Researchers increasingly are applying Geographical Information Systems (GIS) to a range of topics, including historical research (Gregory & Healey, 2007). A variety of approaches are available, with more methods and tools continually under development. Currently, there is a great amount of information stored in publications that do not have associated, archived datasets, and in some cases, it may be possible to access that data using GIS.
One example is published information about historical tree surveys. Primarily during the 1800s, the General Land Office divided most of the United States into townships that were subdivided into 36 sections, of 1.6 km (1 mile) squares. Surveyors recorded two to four tree species at section corners and halfway between section corners. These records provide information about forests before sustained Euro-American settlement and disturbance. Despite availability of valuable ecological data that provide a record of historical forests, transferring survey notes from the 1800s to a more accessible format is time-intensive.
In Indiana, although survey notes were transcribed and analyzed by Potzger, Potzger & McCormick (1956), the data currently remain inaccessible, except in form of description, maps, and graphs. Potzger, Potzger & McCormick (1956) presented the approximately 214,500 trees surveyed between 1799 and 1846 in bar chart format by township. To re-transfer data from the historical tree surveys to a GIS layer, with current methods, would take about 1,000 working days at about one township per day, if survey notes are relatively legible. Librarians at Butler University (Potzger collection) and Purdue University (Lindsey papers) were not able to locate any paper copies containing data tables of tree surveys.
Potzger, Potzger & McCormick (1956) summarized in bar graph format only the five most common species or genera of American beech (Fagus grandifolia), oaks (i.e., primarily white oak, Quercus alba, but also including black oak, Q. velutina, northern red oak, Q. rubra, bur oak, Q. macrocarpa, chestnut oak, Q. prinus), sugar maple (Acer saccharum), upland ash (primarily white ash, Fraxinus americana), and hickories (Carya spp.). Unlike current forests, many historical forests in the United States were dominated by oaks, pines, or beech, so that information about beech and oaks alone is sufficient to describe forests (Hanberry & Nowacki, 2016). Even though exact composition of the approximately 80 tree species (Potzger, Potzger & McCormick, 1956) present historically in Indiana remains unknown, species other than oak and beech were minor (2% to 10% of all trees; i.e., hickories, sugar maple, and upland ash) to trace (<2%) components of historical forests at landscape scales. Thus, where beech and oaks were not dominant, they typically were present with many relatively uncommon species (Blewett & Potzger, 1951; Potzger & Potzger, 1950; Potzger, Potzger & McCormick, 1956; Lindsey, 1961).
Data in a bar chart format are not useable for other applications, beyond providing a general description, while tabular data are useful, particularly when associated with spatial location. My primary objective was to convert the bar charts presented by Potzger, Potzger & McCormick (1956) into tree compositional values joined to a GIS layer of townships. I converted the graphs to a TIF file and then used a regression between lengths in the bar charts and tree composition percentages, using previous work that provided tables of tree composition for townships within six counties (Blewett & Potzger, 1951 and Potzger & Potzger, 1950), to predict composition for the state. I also present ecological information reconstructed from bar charts to validate the method and show the value of recovered data. The study will provide the only source of tree percentages in historical forests of Indiana available currently. This unique method may be helpful for retrieving other valuable datasets collapsed into figures that otherwise would be labor-intensive or impossible to duplicate.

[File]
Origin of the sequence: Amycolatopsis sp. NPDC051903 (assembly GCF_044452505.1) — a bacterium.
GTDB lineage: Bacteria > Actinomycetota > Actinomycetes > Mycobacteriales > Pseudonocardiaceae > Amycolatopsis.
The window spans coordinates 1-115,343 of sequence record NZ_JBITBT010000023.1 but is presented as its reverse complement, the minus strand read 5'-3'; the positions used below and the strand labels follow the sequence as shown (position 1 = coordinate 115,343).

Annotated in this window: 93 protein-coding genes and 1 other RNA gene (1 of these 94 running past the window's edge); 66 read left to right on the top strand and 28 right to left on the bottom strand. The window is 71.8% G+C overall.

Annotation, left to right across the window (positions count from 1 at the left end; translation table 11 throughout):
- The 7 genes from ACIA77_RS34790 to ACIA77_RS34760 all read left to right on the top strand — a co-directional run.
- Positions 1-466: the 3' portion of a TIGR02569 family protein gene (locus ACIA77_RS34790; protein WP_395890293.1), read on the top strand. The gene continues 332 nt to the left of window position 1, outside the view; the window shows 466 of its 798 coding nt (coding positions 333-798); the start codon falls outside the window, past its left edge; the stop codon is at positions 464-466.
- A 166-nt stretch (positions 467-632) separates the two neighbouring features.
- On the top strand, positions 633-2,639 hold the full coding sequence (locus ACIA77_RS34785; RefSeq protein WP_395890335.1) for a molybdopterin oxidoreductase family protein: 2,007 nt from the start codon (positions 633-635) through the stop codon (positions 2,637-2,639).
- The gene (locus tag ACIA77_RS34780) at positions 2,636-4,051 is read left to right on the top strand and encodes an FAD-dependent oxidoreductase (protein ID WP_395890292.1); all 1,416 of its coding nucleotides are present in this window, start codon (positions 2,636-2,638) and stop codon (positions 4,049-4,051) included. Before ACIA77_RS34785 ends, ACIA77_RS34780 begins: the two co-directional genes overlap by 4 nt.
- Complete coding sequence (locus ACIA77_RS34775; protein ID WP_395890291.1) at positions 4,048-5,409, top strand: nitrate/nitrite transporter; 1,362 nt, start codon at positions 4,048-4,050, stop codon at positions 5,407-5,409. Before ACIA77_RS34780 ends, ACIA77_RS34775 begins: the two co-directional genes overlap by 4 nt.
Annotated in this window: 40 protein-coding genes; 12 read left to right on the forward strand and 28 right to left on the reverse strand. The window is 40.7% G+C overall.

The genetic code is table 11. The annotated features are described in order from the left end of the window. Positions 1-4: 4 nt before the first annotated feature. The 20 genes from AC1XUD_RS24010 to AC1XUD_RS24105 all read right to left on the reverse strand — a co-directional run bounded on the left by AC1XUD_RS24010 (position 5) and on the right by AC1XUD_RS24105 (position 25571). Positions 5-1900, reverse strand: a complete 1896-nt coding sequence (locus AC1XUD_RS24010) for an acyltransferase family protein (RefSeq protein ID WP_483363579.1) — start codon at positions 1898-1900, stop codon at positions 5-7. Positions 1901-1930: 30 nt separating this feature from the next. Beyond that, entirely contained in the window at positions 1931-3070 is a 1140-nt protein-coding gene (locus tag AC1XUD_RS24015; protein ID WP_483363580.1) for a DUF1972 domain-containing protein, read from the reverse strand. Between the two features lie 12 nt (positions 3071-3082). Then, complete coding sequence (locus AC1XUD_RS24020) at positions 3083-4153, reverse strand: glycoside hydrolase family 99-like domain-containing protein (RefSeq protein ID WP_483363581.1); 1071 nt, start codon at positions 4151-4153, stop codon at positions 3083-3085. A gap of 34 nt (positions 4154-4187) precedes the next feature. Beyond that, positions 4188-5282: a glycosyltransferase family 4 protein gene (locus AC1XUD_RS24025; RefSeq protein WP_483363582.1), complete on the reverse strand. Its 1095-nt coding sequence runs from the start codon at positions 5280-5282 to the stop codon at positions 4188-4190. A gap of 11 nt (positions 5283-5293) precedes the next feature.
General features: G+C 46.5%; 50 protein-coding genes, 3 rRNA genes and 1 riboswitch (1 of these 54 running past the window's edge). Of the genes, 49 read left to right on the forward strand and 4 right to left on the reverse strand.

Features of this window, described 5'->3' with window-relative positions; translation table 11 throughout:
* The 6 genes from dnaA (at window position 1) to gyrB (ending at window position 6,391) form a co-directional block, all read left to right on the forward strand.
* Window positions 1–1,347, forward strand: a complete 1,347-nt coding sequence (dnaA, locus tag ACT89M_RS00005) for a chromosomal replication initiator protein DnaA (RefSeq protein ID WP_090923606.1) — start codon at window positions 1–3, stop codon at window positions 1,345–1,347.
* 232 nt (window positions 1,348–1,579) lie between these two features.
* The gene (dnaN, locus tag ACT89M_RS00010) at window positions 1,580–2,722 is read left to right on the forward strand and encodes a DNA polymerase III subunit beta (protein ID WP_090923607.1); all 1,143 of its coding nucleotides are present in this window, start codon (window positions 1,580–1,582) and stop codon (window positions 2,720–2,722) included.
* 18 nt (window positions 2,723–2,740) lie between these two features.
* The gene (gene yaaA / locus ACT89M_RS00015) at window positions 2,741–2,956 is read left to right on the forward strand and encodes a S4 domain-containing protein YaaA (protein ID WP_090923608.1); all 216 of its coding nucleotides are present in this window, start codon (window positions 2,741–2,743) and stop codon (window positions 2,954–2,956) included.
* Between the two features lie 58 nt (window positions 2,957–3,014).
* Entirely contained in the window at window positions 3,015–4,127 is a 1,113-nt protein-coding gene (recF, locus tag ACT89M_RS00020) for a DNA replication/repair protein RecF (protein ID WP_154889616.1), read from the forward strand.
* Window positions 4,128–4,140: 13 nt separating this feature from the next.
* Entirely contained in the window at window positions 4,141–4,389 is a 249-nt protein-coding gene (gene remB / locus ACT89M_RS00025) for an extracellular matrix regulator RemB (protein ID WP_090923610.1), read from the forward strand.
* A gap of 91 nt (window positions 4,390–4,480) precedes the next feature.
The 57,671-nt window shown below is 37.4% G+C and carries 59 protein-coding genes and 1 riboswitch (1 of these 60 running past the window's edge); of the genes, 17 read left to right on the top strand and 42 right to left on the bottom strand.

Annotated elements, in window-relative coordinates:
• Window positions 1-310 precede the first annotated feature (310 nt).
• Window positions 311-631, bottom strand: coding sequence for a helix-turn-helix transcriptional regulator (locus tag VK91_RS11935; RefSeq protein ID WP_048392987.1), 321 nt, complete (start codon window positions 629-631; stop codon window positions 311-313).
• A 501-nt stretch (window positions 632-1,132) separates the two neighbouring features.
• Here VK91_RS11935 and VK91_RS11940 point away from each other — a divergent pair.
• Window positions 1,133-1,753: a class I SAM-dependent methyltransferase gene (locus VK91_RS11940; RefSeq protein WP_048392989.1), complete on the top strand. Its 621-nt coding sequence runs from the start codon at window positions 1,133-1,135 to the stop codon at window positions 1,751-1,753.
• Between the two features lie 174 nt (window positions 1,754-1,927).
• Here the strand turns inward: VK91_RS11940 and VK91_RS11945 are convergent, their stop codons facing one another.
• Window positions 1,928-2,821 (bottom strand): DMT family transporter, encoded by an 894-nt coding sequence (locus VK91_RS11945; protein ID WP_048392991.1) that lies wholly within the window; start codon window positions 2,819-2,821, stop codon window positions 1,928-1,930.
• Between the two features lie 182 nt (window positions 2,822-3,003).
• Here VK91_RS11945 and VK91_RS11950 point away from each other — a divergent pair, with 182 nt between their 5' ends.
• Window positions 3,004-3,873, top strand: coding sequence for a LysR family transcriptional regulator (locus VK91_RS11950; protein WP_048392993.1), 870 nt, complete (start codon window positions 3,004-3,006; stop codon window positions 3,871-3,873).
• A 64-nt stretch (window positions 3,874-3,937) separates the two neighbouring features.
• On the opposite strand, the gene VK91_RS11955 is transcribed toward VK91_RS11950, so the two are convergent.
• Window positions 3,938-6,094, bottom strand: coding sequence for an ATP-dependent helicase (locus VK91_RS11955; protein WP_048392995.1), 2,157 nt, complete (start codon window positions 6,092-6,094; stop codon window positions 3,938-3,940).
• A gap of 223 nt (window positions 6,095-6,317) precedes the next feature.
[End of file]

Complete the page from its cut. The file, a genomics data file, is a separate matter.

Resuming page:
I converted the PDF file of the bar graphs from Potzger, Potzger & McCormick (1956) to a TIF file, which is recognized as a raster (ESRI ArcMap software v. 10.3.1, Redlands, CA).
The GIS processing steps are as follows:
Convert figure to TIF format
Extract by attribute to select dark colored bars (colors up to 190 on 255 color scale)
Convert raster to a shapefile
Dissolve to turn bar multipart features to singlepart
Cut any extraneous shapes that intersect bars
Add geometry attributes (extent option) to measure bars
Assign species and township (spatial location) information to each bar in attribute table
Check data, correct or remove errors
Regression between bar lengths and represented values
If data are spatial, join to spatial shapefile
Validate results with independent or reserved data or written summaries.
I extracted by attribute to select the dark colored bars (colors up to 190 on 255 color scale), converted the raster to a shapefile, and then dissolved to turn multipart features to singlepart (i.e., to make an outline of each bar; Fig. 1). Because the bar graph contained information such as borders and township lines, I cut any extraneous shapes that intersected bars. To determine bar length (along x-axis; Fig. 1), I added geometry attributes (extent option).
To provide location, I assigned townships to each row. Because townships presented by Potzger, Potzger & McCormick (1956) were simplified, I processed each row to make sure it was assigned to the correct township and range, or removed rows that were indeterminate. For example, townships along the southern river border were difficult to determine correct assignment because rows were offset to avoid placement on the river. I removed townships with no data and small irregular polygons, for example, along rivers, resulting in a final total of 1,000 townships covering 8,875,100 ha (of 9,427,100 ha). I used township and range to join table information to a Public Land Survey System shapefile, which is a spatially correct representation of townships and ranges.
I assigned species information to each row based on row order, provided by Potzger, Potzger & McCormick (1956) in the bar graph legends (i.e., oak then hickory, or beech then maple then ash). For about 224 townships, there were <3 rows for the beech, sugar maple, and upland ash. I matched the correct species/genus for each row based on location relative to other rows. Because species/genus was difficult to match in isolated rows, I removed the few small beech, sugar maple, or upland ash rows that represented isolated groves from eight prairie counties of Lake, Newton, Benton, Warren, Jasper, Starke, Pulaski, and White in the Northwest (Finley & Potzger, 1952).